Uncommon man who stormed Delhi
SOME of the biggest celebrations of state-election results in Delhi on Sunday were not for the winners, but for the brand-new anti-graft Aam Aadmi (Common Man) Party that stormed India's establishment to win a close second place.
Hundreds of activists, wearing boat-shaped "Gandhi hats" bearing the slogan "I am a common man", gathered at the party's modest headquarters, cheering and waving brooms in the air to symbolise a clean-out of rotten politicians.
The party is led by former civil servant Arvind Kejriwal, 45, who has vowed to end the stranglehold of India's two largest parties in the capital and beyond, and clean up politics in the process.
Mr Kejriwal defeated the three-time chief minister of Delhi, Ms Sheila Dikshit, in her own constituency and his party came close to winning control of the city.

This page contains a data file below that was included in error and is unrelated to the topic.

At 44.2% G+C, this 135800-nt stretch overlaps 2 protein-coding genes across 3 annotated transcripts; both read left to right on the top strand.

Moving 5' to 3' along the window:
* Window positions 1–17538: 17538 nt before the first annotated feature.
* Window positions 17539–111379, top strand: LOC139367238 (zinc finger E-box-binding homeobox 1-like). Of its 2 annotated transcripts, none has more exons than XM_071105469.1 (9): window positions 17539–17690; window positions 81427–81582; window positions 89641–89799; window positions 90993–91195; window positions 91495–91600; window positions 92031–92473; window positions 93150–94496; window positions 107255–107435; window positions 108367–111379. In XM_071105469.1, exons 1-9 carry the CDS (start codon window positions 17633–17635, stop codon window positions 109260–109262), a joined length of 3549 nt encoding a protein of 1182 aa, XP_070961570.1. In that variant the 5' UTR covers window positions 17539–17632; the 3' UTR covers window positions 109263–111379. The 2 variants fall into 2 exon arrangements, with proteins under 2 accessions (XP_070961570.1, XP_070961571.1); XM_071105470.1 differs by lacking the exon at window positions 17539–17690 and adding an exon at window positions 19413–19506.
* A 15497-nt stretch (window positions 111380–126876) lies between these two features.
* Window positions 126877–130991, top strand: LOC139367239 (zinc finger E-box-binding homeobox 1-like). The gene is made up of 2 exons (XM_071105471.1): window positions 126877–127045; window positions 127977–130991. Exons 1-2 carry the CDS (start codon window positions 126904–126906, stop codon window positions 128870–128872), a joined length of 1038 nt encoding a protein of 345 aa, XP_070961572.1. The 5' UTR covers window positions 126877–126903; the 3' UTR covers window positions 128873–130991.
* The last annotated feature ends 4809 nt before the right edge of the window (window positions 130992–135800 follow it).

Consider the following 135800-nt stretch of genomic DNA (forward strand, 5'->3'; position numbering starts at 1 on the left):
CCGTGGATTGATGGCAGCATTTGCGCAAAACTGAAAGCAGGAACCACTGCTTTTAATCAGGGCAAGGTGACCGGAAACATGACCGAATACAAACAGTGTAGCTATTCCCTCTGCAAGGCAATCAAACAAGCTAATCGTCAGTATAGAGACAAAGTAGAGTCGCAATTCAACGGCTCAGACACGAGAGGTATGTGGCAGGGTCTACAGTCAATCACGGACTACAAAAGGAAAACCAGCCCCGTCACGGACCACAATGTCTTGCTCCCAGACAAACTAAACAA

The challenge for him now is to grow his movement in time for national elections due by May - a task that could pit him against leading opposition candidate Narendra Modi of the Bharatiya Janata Party (BJP).
"I'm fully confident that, finally, the country will win, people will win, democracy will come, and India will win," Mr Kejriwal said, addressing supporters after bringing to an end Ms Dikshit's 15-year run in the city.
The remarkable rise of the bespectacled Kejriwal from the ashes of a street-protest movement two years ago has shaken national parties which, only days before Sunday's results, had dismissed the buzz around the new party as hype.
One internal survey ahead of the Delhi election found that about a third of the Aam Aadmi Party's supporters wanted to see Mr Modi as prime minister.
The state results in Delhi were a resounding rejection of the Congress party, which has ruled India at the national level.
The Aam Aadmi Party's door-to-door campaigning on a shoestring budget performed well against the multi-million-rupee advertising blitzes and mass rallies of the Congress and the BJP.